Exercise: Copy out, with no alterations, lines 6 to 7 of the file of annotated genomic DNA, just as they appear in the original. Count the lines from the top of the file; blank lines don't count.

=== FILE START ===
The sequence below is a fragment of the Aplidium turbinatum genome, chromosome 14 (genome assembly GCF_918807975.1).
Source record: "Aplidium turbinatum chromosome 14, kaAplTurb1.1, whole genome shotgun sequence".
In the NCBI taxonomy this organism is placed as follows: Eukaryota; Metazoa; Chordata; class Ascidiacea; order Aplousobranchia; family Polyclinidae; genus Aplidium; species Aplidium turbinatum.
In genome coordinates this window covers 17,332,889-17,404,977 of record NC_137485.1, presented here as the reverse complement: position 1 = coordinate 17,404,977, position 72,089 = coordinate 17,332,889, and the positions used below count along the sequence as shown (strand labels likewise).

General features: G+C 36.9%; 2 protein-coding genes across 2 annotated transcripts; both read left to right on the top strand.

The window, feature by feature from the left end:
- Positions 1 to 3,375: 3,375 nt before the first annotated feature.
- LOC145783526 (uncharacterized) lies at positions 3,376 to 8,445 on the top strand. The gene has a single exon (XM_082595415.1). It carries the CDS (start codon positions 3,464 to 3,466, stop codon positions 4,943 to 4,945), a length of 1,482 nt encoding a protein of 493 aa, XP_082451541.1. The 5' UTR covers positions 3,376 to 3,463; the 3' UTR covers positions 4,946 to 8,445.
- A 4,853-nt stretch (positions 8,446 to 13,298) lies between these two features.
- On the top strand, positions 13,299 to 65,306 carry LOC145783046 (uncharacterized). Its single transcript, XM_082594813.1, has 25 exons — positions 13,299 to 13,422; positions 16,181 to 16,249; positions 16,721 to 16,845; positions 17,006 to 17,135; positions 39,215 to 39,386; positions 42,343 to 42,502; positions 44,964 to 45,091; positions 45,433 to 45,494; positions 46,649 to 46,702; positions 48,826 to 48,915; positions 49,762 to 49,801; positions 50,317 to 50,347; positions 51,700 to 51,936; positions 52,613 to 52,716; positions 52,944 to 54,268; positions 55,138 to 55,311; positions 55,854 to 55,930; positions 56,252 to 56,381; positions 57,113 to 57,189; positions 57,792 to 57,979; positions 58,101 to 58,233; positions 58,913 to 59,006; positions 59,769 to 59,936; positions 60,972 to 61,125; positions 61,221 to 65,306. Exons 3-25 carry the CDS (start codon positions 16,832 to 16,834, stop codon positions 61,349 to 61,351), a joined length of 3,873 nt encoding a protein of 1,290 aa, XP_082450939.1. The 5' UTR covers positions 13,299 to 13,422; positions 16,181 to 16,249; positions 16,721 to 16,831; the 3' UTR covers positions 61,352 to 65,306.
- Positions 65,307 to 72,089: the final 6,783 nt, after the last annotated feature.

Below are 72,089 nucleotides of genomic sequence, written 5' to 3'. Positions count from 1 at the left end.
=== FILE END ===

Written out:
The window, feature by feature from the left end:
- Positions 1 to 3,375: 3,375 nt before the first annotated feature.